Services provided by the owner himself for the benefit of his property, so-called personal services, are in principle deductible for real estate gains tax purposes in the same way as services provided by third parties. However, conditions regarding the price and proof of the personal services must be observed. In addition, brokerage commissions are treated differently from value-enhancing expenses.
Own work is understood to mean services in the construction of a building or extensive work on an existing building that the owner himself or a related person (also a company controlled by him) carries out on his property. Careful planning of the tax consequences is recommended in particular in the case of larger new construction projects in which comprehensive construction-typical services are provided by the owner of the property like a general or total contractor (if necessary, together with or for consortia. This is done with the intention of selling the property – often after dividing it into condominiums – at a profit after its construction.
In Basel-Stadt and Basel-Landschaft and in many other cantons such as Zurich and Bern, property sales by natural persons as well as legal entities are recorded with the separate property gains tax instead of income or profit tax. In view of the sometimes very high burden of real estate gains tax with a short period of ownership, there is an interest in such projects to have expenses taken into account in the real estate gains tax and not in the income or profit tax. The tax authorities therefore examine real estate projects very closely with regard to possible profit shifting.
There are often discussions between the project managers and the tax authorities as to which own contributions are to be treated as value-adding investment costs for property gains tax purposes and thus reduce the property gain.
While the third-party price for craftsmen’s work is relatively easy to determine, there are often discussions about the architect’s fee: In the practice of the Canton of Basel-Landschaft, for example, a limit of 15% of the fee-eligible construction sum is still considered reasonable; proof of higher costs is possible.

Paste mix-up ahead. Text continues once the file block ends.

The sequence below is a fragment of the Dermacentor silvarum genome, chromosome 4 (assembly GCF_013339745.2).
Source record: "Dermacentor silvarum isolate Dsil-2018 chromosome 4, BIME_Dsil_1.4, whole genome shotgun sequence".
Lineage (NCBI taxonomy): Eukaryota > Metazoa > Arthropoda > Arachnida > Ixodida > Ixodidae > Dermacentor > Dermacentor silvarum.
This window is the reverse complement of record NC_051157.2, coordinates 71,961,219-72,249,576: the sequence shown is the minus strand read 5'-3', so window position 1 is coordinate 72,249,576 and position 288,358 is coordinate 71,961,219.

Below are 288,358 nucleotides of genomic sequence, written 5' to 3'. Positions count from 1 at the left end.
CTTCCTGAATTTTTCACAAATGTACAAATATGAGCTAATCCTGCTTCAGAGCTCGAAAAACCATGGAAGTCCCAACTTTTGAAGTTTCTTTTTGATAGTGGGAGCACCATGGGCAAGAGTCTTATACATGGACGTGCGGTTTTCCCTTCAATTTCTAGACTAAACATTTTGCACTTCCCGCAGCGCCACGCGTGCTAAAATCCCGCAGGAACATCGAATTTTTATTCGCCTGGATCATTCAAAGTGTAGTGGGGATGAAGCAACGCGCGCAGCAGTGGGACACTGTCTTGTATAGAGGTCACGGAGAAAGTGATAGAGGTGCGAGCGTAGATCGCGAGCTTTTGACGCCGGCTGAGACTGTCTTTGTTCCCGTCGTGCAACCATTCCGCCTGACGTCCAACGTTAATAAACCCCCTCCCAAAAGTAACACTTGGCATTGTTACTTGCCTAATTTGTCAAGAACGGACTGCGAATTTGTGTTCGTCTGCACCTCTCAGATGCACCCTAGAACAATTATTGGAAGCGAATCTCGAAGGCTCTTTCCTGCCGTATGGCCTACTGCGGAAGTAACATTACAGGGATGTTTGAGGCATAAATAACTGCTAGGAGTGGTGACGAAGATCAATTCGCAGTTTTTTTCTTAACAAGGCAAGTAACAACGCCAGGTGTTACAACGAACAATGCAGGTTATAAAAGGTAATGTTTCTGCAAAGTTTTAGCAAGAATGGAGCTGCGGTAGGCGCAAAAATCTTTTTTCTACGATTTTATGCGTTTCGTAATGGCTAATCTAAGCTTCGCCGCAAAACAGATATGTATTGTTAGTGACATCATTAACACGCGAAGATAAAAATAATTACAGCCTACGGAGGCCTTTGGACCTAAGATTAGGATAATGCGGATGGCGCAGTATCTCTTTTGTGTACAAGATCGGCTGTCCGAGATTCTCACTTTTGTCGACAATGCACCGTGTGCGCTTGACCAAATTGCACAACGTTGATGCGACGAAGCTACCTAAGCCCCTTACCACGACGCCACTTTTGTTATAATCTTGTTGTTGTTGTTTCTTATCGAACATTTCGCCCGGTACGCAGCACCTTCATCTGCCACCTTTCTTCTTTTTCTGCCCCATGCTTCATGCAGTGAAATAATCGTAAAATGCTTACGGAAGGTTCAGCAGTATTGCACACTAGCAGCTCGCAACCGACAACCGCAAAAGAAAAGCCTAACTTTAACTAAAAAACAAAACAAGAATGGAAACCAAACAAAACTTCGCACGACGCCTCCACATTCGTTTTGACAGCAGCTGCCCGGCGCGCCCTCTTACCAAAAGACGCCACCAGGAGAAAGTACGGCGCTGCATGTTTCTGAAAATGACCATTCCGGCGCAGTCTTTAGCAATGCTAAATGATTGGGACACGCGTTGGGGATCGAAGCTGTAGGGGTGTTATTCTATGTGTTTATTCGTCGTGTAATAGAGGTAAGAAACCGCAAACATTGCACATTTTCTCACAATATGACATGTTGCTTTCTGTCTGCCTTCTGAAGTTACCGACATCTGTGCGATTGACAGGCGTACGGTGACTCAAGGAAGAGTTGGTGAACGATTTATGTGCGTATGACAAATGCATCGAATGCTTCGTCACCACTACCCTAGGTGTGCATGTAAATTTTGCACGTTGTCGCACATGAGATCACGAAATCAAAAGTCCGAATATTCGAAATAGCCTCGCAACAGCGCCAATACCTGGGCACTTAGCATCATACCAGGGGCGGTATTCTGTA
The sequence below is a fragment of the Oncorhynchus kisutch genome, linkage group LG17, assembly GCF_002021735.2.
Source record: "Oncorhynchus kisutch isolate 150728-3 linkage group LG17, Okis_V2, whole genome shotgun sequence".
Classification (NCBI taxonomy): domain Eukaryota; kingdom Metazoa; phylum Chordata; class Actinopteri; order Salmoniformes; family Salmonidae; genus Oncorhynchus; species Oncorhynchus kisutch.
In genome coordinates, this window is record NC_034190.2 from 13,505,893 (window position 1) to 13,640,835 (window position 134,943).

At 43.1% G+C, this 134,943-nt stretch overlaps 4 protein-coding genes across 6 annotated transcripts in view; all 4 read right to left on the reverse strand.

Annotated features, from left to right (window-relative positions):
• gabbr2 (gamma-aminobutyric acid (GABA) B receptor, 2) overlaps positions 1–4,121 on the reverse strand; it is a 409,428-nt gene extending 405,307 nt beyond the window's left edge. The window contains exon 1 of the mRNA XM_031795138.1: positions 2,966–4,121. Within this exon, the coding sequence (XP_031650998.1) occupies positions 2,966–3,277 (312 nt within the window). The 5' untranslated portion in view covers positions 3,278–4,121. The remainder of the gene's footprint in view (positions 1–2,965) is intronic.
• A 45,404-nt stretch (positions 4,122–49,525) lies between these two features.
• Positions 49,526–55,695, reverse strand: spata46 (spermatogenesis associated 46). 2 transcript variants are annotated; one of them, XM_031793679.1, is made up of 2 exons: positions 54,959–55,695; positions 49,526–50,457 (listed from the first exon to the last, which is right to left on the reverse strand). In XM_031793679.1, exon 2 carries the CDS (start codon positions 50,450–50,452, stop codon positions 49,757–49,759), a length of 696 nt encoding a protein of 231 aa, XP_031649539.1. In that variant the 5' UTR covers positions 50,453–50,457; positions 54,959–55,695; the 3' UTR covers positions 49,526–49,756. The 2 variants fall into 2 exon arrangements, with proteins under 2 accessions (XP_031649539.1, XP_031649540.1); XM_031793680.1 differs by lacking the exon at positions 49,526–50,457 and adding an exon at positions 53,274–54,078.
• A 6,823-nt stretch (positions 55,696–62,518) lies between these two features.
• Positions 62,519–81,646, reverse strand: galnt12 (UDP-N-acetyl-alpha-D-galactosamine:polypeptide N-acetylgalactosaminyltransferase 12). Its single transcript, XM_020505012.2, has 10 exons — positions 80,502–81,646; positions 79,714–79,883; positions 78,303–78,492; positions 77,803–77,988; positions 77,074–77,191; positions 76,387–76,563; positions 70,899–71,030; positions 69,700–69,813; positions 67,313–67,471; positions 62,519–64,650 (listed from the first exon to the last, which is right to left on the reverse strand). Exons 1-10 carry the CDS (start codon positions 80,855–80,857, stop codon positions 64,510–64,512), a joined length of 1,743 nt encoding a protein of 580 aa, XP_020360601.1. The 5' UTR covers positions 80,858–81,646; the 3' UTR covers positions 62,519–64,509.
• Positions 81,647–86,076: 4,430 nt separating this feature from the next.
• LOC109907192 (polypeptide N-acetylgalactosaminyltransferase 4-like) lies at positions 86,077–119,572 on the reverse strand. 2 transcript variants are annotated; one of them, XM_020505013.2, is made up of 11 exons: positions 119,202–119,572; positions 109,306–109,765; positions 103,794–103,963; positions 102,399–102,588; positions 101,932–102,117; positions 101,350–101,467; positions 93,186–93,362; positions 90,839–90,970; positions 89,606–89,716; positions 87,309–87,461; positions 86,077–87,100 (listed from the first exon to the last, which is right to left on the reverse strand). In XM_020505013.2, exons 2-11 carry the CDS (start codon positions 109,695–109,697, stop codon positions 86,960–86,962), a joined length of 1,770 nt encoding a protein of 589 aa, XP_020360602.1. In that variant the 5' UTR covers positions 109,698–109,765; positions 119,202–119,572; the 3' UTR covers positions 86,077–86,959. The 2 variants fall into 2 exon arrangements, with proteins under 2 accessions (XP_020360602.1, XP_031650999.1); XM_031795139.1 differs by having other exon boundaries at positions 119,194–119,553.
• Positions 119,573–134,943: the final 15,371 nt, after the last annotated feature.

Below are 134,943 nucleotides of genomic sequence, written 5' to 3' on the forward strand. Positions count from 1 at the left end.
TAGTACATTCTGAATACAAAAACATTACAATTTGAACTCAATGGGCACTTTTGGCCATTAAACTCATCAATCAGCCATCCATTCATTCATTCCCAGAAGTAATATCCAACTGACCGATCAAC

In contrast to these value-adding expenses, for which the seller’s own services are also eligible (subject to third-party comparison), brokerage commissions are only eligible if the broker can be regarded as a third party in relation to his client. The usual criteria for the recognition of brokerage commissions also apply here. The broker must be a third party in economic terms – not only in the legal sense. Construction consortia are sometimes treated inappropriately strictly in this respect by the tax authorities; the courts sometimes correct this by assessing the overall circumstances. The decisive factor is the equal treatment of all sellers and taxpayers. Costs for construction management and planning of larger real estate projects carried out by the owner are accepted as a deduction from real estate gains tax if they are proven to be indispensable and customary in the industry.
The practice of the tax courts and other appellate authorities has identified a few important principles in this regard:
In principle, all own work performed can be included in the production costs; however, this can only be done at the price in line with the market (so-called third-party price). The burden of proof for this lies with the taxpayer in accordance with the general rules of proof in tax law – these are tax-reducing factors. The recognition of own contributions is subject to various conditions. The own contribution:
Clean bookkeeping (separate property accounting) and good documentation (e.g. work reports) make it possible to prove who has performed which services. It is also crucial that these services are booked at a price in line with the market and invoiced promptly – not only after completion of the project. This creates trust already in the assessment procedure – the best basis for a favourable tax calculation.
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